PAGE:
As the world stays home during the Covid-19 crisis, our planet has seen a much-needed break in pollution, providing a small silver lining to this crisis. However, in the middle of a global pandemic, the environment is likely not top of mind for most people. That’s okay, but there are still choices you can make to prioritize sustainability during this pandemic while staying safe at home!

Buy local

Now more than ever our local businesses need support. If you can, seek out delivery from local shops for items you might normally look to from Amazon or big box stores. Many small businesses have quickly adapted to this new normal, and have launched websites and delivery services in just a few weeks. So even if they didn’t offer online services previously, check back and see if you can place an order for delivery or contactless pickup. Additionally, since large companies’ shipping is currently in such high demand, their delivery times are often delayed, meaning you might even receive your items faster from a small retailer.

If you’re located in Barcelona, check out GastroCampo, a nonprofit initiative that has curated an online marketplace of small vendors’ products that can be delivered to your door during the pandemic. If you’re in the US, try Farmbox Direct or Imperfect Foods for delivery of fresh, local produce.

Fresh Produce Delivery

Reuse and recycle

If you’re supporting your local restaurants and cafes – that’s great! Be sure to recycle or reuse the food containers that hold your deliveries. Here are a few recycling tips to help get started to maintain your sustainable lifestyle during this pandemic:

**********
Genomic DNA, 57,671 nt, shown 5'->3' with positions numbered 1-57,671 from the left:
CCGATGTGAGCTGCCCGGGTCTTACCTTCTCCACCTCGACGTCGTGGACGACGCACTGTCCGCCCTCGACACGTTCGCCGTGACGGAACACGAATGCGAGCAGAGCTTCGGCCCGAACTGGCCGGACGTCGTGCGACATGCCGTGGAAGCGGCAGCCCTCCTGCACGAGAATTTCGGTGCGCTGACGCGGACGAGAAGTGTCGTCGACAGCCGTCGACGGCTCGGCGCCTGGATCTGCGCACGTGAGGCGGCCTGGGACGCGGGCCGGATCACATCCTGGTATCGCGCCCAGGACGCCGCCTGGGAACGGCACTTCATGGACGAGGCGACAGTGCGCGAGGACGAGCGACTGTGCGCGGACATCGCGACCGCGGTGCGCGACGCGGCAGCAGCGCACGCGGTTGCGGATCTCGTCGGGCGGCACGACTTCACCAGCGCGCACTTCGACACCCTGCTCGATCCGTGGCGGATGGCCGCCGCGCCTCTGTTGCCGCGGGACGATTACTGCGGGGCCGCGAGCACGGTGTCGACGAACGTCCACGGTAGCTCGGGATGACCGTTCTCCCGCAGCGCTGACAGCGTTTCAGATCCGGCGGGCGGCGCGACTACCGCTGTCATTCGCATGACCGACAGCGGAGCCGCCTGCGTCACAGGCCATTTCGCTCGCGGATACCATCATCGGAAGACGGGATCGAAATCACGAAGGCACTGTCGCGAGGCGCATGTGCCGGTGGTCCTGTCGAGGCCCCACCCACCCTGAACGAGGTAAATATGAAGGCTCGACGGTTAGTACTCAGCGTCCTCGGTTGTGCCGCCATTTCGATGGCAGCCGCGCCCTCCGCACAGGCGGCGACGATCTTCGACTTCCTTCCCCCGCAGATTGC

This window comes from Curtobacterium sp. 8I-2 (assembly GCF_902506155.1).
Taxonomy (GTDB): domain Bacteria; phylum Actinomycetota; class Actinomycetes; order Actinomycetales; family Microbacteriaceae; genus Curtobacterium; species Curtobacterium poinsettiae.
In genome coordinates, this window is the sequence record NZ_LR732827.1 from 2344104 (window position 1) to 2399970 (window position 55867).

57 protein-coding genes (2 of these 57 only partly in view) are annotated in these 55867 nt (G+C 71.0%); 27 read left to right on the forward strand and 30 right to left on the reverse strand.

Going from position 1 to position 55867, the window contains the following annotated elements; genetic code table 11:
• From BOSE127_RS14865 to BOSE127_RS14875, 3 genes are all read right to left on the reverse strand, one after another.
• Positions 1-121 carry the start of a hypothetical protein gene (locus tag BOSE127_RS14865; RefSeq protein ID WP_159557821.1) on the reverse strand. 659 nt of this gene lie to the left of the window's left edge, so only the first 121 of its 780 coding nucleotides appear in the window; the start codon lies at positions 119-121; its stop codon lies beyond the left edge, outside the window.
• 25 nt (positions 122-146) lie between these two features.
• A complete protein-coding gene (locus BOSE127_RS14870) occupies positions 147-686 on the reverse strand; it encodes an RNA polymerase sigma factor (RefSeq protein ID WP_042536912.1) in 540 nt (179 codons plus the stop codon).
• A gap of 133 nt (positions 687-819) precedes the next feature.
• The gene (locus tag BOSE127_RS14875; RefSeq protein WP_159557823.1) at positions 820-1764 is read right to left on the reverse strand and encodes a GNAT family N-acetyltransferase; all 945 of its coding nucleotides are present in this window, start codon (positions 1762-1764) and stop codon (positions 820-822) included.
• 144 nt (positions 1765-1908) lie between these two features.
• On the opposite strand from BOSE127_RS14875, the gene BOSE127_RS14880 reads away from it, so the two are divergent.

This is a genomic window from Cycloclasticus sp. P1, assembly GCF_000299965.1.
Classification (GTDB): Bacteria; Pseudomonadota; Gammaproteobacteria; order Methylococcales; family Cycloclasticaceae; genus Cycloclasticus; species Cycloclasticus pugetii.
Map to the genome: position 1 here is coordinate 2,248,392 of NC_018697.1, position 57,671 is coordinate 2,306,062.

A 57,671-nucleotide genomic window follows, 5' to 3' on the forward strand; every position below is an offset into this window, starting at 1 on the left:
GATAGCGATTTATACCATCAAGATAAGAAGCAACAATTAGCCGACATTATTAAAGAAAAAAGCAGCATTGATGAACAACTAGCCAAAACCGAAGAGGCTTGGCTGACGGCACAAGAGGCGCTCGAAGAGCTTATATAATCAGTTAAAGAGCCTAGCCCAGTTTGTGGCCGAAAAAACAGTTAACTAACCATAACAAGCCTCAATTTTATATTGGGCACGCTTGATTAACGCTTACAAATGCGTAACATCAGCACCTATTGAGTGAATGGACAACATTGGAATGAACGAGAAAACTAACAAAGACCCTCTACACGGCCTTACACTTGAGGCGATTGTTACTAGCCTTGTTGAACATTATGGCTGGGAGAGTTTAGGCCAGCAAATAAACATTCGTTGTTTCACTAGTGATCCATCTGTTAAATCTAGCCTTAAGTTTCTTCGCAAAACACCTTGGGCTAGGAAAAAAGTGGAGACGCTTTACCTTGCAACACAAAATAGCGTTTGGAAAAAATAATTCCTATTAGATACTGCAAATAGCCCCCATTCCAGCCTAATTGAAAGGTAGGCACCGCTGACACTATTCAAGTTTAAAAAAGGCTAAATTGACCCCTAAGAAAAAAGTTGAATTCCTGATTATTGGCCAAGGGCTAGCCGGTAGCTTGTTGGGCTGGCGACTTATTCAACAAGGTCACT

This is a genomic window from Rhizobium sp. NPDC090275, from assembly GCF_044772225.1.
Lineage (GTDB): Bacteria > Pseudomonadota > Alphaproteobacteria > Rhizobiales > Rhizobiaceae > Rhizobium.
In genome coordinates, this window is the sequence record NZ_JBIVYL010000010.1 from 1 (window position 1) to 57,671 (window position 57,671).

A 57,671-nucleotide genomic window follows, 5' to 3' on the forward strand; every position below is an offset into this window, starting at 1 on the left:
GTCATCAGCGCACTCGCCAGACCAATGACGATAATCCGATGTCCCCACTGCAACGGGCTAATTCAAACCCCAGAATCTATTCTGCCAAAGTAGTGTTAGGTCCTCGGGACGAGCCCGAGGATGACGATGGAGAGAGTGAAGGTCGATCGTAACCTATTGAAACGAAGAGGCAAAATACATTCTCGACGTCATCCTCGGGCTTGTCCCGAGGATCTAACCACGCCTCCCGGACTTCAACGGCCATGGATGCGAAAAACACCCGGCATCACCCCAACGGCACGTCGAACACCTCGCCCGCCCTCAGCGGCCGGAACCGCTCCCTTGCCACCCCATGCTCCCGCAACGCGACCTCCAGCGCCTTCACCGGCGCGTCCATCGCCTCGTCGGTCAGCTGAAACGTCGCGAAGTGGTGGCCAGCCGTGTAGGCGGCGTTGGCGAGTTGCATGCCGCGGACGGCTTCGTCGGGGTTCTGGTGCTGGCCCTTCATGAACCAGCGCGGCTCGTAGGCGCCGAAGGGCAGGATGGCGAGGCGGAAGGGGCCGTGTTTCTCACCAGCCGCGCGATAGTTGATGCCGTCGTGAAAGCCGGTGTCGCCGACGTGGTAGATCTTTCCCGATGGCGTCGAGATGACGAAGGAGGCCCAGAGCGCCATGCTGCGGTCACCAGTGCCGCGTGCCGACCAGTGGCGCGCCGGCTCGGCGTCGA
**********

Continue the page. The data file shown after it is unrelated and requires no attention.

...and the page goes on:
1. Check your local recycling guides. Not every city or town has the same recycling rules. Some collect soft plastics like plastic bags while others don’t; some cities don’t even collect recycling so you may have to hold onto items a bit longer than usual. Either way, it’s important to know how your area collects recycling to ensure those recyclable items don’t get tossed out with the trash. Generally, most cities accept hard plastics, glass, and aluminum so be sure to wash and recycle those containers when you can. 
  2. Reuse glass jars. Pasta sauce, peanut butter, and salsa jars are all great for reuse. Give them a thorough wash then use them for overnight oats, salad dressings or for storing nuts, seeds or grains.
  3.  Where possible, avoid plastic. This can be challenging, but consciously making choices to avoid plastic can make a big difference. Start by looking for packaging in aluminum rather than plastic. For example, try buying sparkling water in cans rather than plastic bottles. The aluminum is much easier to break down and reuse. Also, reduce the number of bags you put produce in by placing them directly in your cart and washing your veggies when you get home. You can also buy meat and fish from the deli section of your grocery store rather than buying the packaged cuts that are in styrofoam or plastic. 

Recycling Basics

  1. Clean. Dirty containers can’t be recycled, so make sure you’ve washed as much leftover food or product before placing in the bin.
  2. Flatten. In order to fit more in the bin, flatten cardboard boxes and squash plastic bottles
  3. Separate. If your city requires certain recyclables to be separated (glass, cardboard, plastics), be sure to do so before throwing away.